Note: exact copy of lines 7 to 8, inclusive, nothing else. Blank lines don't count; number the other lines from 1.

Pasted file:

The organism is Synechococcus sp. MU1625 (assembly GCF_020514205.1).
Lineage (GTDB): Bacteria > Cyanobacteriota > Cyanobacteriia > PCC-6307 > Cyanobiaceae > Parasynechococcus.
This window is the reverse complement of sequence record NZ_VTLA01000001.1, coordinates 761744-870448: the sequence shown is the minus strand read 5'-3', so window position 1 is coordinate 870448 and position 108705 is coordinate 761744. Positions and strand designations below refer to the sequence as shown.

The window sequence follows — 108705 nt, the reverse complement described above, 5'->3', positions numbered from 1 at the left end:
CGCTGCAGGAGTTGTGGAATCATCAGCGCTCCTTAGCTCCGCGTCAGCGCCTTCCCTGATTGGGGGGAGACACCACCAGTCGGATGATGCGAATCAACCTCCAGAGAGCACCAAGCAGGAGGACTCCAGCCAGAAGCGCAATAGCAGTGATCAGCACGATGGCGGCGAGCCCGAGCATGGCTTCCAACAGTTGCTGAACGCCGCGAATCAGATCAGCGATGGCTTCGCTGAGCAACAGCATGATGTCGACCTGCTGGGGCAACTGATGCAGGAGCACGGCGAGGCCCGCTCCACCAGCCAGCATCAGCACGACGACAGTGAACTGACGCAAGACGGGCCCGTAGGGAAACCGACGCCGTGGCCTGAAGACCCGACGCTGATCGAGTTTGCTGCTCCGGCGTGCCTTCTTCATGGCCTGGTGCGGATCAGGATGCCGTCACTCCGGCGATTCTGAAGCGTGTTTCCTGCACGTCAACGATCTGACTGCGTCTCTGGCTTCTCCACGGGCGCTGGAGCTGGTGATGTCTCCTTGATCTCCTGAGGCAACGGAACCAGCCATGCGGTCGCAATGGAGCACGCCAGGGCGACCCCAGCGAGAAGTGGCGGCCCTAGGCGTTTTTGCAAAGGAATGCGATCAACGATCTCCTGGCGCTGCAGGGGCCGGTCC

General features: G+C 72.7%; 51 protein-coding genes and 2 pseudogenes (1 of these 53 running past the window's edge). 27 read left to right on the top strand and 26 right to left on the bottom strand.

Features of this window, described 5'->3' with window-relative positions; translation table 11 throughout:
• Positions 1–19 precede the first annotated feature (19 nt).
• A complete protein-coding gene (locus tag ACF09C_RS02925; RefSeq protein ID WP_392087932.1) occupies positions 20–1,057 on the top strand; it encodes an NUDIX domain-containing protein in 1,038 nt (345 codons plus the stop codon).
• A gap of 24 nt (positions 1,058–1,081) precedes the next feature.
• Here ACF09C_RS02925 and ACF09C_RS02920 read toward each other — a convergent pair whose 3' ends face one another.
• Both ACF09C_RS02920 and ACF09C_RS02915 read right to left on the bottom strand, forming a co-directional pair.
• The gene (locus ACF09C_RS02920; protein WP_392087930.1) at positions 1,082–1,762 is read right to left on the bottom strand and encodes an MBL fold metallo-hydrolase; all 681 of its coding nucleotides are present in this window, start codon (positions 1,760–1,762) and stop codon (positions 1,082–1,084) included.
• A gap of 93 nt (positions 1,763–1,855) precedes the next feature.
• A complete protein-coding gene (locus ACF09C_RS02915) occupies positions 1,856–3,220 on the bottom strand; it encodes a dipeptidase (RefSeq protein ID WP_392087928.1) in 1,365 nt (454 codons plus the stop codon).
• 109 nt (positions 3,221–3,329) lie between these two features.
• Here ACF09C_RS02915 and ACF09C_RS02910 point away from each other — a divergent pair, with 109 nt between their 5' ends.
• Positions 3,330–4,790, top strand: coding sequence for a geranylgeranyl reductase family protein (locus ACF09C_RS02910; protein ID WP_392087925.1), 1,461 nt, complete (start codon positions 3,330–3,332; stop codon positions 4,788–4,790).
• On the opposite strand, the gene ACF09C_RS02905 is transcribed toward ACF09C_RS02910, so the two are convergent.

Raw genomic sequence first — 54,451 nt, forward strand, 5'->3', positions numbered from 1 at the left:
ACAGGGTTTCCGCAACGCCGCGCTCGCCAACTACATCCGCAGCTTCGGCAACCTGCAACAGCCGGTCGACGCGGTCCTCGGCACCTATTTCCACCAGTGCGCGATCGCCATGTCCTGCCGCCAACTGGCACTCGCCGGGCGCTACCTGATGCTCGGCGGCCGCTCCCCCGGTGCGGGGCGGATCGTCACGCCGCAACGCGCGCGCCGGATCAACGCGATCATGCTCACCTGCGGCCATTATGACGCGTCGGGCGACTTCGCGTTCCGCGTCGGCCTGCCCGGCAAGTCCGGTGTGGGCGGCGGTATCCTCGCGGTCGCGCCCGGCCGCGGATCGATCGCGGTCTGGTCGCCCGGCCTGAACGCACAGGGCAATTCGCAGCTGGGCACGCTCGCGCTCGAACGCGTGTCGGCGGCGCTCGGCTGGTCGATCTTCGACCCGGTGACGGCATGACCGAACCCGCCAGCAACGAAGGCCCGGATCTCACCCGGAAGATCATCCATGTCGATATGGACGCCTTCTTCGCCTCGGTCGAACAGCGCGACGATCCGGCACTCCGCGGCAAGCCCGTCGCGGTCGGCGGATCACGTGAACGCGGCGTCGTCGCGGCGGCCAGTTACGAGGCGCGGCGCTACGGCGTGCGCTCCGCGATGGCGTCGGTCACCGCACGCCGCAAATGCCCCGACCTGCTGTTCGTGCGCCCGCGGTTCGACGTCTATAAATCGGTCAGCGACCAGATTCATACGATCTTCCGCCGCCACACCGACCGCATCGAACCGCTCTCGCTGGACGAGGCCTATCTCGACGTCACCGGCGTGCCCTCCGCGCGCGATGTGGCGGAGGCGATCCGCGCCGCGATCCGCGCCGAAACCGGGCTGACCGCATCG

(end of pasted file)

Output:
Features of this window, described 5'->3' with window-relative positions; translation table 11 throughout:
• Positions 1–19 precede the first annotated feature (19 nt).